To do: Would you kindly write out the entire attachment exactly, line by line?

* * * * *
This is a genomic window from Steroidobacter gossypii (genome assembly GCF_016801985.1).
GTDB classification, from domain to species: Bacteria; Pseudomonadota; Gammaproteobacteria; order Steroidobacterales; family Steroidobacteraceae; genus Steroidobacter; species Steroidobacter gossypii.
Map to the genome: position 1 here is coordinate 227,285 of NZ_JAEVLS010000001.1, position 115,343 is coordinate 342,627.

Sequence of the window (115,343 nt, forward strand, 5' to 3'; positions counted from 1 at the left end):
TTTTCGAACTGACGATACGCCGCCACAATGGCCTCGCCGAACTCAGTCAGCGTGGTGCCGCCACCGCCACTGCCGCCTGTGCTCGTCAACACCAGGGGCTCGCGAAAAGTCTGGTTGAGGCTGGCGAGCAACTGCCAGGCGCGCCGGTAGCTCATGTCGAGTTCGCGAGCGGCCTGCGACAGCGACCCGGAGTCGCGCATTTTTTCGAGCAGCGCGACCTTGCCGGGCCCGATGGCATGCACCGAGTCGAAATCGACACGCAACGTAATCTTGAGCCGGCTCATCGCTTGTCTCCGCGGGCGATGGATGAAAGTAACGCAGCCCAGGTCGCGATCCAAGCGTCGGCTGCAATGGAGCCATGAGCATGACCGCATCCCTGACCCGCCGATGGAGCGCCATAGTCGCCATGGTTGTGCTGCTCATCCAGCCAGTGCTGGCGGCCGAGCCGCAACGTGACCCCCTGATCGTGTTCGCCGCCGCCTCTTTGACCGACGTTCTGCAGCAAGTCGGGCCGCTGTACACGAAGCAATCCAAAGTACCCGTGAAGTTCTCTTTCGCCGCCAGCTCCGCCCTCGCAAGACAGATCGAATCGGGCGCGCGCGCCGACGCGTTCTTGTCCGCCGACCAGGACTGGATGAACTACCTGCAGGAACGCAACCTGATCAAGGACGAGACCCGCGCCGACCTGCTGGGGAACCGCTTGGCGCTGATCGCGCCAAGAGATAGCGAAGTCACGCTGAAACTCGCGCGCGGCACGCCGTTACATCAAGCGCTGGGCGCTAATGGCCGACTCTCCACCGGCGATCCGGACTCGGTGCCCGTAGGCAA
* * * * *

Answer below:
This is a genomic window from Steroidobacter gossypii (genome assembly GCF_016801985.1).
GTDB classification, from domain to species: Bacteria; Pseudomonadota; Gammaproteobacteria; order Steroidobacterales; family Steroidobacteraceae; genus Steroidobacter; species Steroidobacter gossypii.
Map to the genome: position 1 here is coordinate 227,285 of NZ_JAEVLS010000001.1, position 115,343 is coordinate 342,627.

Sequence of the window (115,343 nt, forward strand, 5' to 3'; positions counted from 1 at the left end):
TTTTCGAACTGACGATACGCCGCCACAATGGCCTCGCCGAACTCAGTCAGCGTGGTGCCGCCACCGCCACTGCCGCCTGTGCTCGTCAACACCAGGGGCTCGCGAAAAGTCTGGTTGAGGCTGGCGAGCAACTGCCAGGCGCGCCGGTAGCTCATGTCGAGTTCGCGAGCGGCCTGCGACAGCGACCCGGAGTCGCGCATTTTTTCGAGCAGCGCGACCTTGCCGGGCCCGATGGCATGCACCGAGTCGAAATCGACACGCAACGTAATCTTGAGCCGGCTCATCGCTTGTCTCCGCGGGCGATGGATGAAAGTAACGCAGCCCAGGTCGCGATCCAAGCGTCGGCTGCAATGGAGCCATGAGCATGACCGCATCCCTGACCCGCCGATGGAGCGCCATAGTCGCCATGGTTGTGCTGCTCATCCAGCCAGTGCTGGCGGCCGAGCCGCAACGTGACCCCCTGATCGTGTTCGCCGCCGCCTCTTTGACCGACGTTCTGCAGCAAGTCGGGCCGCTGTACACGAAGCAATCCAAAGTACCCGTGAAGTTCTCTTTCGCCGCCAGCTCCGCCCTCGCAAGACAGATCGAATCGGGCGCGCGCGCCGACGCGTTCTTGTCCGCCGACCAGGACTGGATGAACTACCTGCAGGAACGCAACCTGATCAAGGACGAGACCCGCGCCGACCTGCTGGGGAACCGCTTGGCGCTGATCGCGCCAAGAGATAGCGAAGTCACGCTGAAACTCGCGCGCGGCACGCCGTTACATCAAGCGCTGGGCGCTAATGGCCGACTCTCCACCGGCGATCCGGACTCGGTGCCCGTAGGCAA